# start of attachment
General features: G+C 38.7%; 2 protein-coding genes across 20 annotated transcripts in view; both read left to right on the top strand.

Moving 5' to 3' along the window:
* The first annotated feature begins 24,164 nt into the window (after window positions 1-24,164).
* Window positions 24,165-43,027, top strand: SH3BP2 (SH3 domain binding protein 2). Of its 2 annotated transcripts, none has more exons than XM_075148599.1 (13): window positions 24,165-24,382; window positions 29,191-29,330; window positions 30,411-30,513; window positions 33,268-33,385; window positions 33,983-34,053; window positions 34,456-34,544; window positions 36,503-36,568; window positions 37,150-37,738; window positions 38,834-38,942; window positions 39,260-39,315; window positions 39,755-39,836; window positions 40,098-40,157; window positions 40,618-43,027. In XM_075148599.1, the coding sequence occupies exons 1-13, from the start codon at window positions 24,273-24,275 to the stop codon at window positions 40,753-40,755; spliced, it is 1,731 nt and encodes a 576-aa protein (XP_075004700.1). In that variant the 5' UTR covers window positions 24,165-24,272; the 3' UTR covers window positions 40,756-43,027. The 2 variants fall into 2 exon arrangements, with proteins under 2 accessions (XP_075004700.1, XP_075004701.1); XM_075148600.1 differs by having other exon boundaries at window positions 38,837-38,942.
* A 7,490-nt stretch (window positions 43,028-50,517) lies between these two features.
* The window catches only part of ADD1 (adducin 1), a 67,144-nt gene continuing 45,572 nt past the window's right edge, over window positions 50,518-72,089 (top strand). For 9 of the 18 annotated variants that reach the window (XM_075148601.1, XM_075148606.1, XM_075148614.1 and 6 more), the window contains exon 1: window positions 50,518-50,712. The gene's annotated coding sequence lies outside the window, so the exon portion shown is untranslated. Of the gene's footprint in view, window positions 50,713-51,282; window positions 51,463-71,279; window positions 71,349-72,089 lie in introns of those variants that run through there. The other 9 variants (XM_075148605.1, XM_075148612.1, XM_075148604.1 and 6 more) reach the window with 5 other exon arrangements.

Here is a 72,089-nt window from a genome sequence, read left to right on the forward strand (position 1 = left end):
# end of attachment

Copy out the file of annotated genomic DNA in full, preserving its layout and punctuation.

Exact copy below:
General features: G+C 38.7%; 2 protein-coding genes across 20 annotated transcripts in view; both read left to right on the top strand.

Moving 5' to 3' along the window:
* The first annotated feature begins 24,164 nt into the window (after window positions 1-24,164).
* Window positions 24,165-43,027, top strand: SH3BP2 (SH3 domain binding protein 2). Of its 2 annotated transcripts, none has more exons than XM_075148599.1 (13): window positions 24,165-24,382; window positions 29,191-29,330; window positions 30,411-30,513; window positions 33,268-33,385; window positions 33,983-34,053; window positions 34,456-34,544; window positions 36,503-36,568; window positions 37,150-37,738; window positions 38,834-38,942; window positions 39,260-39,315; window positions 39,755-39,836; window positions 40,098-40,157; window positions 40,618-43,027. In XM_075148599.1, the coding sequence occupies exons 1-13, from the start codon at window positions 24,273-24,275 to the stop codon at window positions 40,753-40,755; spliced, it is 1,731 nt and encodes a 576-aa protein (XP_075004700.1). In that variant the 5' UTR covers window positions 24,165-24,272; the 3' UTR covers window positions 40,756-43,027. The 2 variants fall into 2 exon arrangements, with proteins under 2 accessions (XP_075004700.1, XP_075004701.1); XM_075148600.1 differs by having other exon boundaries at window positions 38,837-38,942.
* A 7,490-nt stretch (window positions 43,028-50,517) lies between these two features.
* The window catches only part of ADD1 (adducin 1), a 67,144-nt gene continuing 45,572 nt past the window's right edge, over window positions 50,518-72,089 (top strand). For 9 of the 18 annotated variants that reach the window (XM_075148601.1, XM_075148606.1, XM_075148614.1 and 6 more), the window contains exon 1: window positions 50,518-50,712. The gene's annotated coding sequence lies outside the window, so the exon portion shown is untranslated. Of the gene's footprint in view, window positions 50,713-51,282; window positions 51,463-71,279; window positions 71,349-72,089 lie in introns of those variants that run through there. The other 9 variants (XM_075148605.1, XM_075148612.1, XM_075148604.1 and 6 more) reach the window with 5 other exon arrangements.

Here is a 72,089-nt window from a genome sequence, read left to right on the forward strand (position 1 = left end):